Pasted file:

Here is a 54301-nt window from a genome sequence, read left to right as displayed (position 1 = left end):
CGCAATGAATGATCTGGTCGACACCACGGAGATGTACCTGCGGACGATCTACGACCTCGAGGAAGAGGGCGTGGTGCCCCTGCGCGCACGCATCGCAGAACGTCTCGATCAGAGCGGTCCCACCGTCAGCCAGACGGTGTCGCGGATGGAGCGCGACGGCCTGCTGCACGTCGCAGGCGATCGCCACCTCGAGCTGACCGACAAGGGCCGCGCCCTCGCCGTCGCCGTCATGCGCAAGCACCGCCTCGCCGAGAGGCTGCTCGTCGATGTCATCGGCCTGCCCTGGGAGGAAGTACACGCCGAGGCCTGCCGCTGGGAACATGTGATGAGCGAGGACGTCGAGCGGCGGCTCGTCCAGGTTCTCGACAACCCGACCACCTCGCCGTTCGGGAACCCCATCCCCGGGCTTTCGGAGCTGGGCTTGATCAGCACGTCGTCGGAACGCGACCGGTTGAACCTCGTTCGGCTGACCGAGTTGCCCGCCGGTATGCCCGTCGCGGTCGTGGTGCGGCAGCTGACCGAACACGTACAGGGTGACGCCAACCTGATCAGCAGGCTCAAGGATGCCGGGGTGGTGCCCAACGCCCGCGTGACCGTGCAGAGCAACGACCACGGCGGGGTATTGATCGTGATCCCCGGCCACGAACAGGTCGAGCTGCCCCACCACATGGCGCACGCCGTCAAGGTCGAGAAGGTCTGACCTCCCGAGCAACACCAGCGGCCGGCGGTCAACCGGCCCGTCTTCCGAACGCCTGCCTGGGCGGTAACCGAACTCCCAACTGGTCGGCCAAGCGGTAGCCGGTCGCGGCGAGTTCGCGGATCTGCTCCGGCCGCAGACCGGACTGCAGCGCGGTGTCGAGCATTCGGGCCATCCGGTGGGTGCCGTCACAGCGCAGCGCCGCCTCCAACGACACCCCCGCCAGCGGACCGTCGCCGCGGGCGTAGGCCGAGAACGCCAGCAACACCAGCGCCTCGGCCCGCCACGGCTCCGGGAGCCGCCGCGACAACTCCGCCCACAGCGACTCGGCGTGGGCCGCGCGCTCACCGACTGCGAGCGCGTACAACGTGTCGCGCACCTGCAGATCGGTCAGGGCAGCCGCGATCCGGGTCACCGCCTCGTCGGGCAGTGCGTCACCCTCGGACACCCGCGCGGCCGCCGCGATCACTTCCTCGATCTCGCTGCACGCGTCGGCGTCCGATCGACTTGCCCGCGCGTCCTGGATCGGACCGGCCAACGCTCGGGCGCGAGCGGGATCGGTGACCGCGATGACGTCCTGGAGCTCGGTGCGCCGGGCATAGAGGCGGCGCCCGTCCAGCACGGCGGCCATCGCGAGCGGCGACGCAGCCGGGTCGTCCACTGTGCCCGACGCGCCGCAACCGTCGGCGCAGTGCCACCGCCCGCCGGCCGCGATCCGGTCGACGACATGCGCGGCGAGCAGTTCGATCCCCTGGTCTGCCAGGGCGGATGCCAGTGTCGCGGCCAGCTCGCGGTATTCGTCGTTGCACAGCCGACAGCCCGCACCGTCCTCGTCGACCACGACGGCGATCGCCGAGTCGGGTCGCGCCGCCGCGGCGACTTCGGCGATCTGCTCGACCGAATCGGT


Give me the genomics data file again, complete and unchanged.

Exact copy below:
Here is a 54301-nt window from a genome sequence, read left to right as displayed (position 1 = left end):
CGCAATGAATGATCTGGTCGACACCACGGAGATGTACCTGCGGACGATCTACGACCTCGAGGAAGAGGGCGTGGTGCCCCTGCGCGCACGCATCGCAGAACGTCTCGATCAGAGCGGTCCCACCGTCAGCCAGACGGTGTCGCGGATGGAGCGCGACGGCCTGCTGCACGTCGCAGGCGATCGCCACCTCGAGCTGACCGACAAGGGCCGCGCCCTCGCCGTCGCCGTCATGCGCAAGCACCGCCTCGCCGAGAGGCTGCTCGTCGATGTCATCGGCCTGCCCTGGGAGGAAGTACACGCCGAGGCCTGCCGCTGGGAACATGTGATGAGCGAGGACGTCGAGCGGCGGCTCGTCCAGGTTCTCGACAACCCGACCACCTCGCCGTTCGGGAACCCCATCCCCGGGCTTTCGGAGCTGGGCTTGATCAGCACGTCGTCGGAACGCGACCGGTTGAACCTCGTTCGGCTGACCGAGTTGCCCGCCGGTATGCCCGTCGCGGTCGTGGTGCGGCAGCTGACCGAACACGTACAGGGTGACGCCAACCTGATCAGCAGGCTCAAGGATGCCGGGGTGGTGCCCAACGCCCGCGTGACCGTGCAGAGCAACGACCACGGCGGGGTATTGATCGTGATCCCCGGCCACGAACAGGTCGAGCTGCCCCACCACATGGCGCACGCCGTCAAGGTCGAGAAGGTCTGACCTCCCGAGCAACACCAGCGGCCGGCGGTCAACCGGCCCGTCTTCCGAACGCCTGCCTGGGCGGTAACCGAACTCCCAACTGGTCGGCCAAGCGGTAGCCGGTCGCGGCGAGTTCGCGGATCTGCTCCGGCCGCAGACCGGACTGCAGCGCGGTGTCGAGCATTCGGGCCATCCGGTGGGTGCCGTCACAGCGCAGCGCCGCCTCCAACGACACCCCCGCCAGCGGACCGTCGCCGCGGGCGTAGGCCGAGAACGCCAGCAACACCAGCGCCTCGGCCCGCCACGGCTCCGGGAGCCGCCGCGACAACTCCGCCCACAGCGACTCGGCGTGGGCCGCGCGCTCACCGACTGCGAGCGCGTACAACGTGTCGCGCACCTGCAGATCGGTCAGGGCAGCCGCGATCCGGGTCACCGCCTCGTCGGGCAGTGCGTCACCCTCGGACACCCGCGCGGCCGCCGCGATCACTTCCTCGATCTCGCTGCACGCGTCGGCGTCCGATCGACTTGCCCGCGCGTCCTGGATCGGACCGGCCAACGCTCGGGCGCGAGCGGGATCGGTGACCGCGATGACGTCCTGGAGCTCGGTGCGCCGGGCATAGAGGCGGCGCCCGTCCAGCACGGCGGCCATCGCGAGCGGCGACGCAGCCGGGTCGTCCACTGTGCCCGACGCGCCGCAACCGTCGGCGCAGTGCCACCGCCCGCCGGCCGCGATCCGGTCGACGACATGCGCGGCGAGCAGTTCGATCCCCTGGTCTGCCAGGGCGGATGCCAGTGTCGCGGCCAGCTCGCGGTATTCGTCGTTGCACAGCCGACAGCCCGCACCGTCCTCGTCGACCACGACGGCGATCGCCGAGTCGGGTCGCGCCGCCGCGGCGACTTCGGCGATCTGCTCGACCGAATCGGT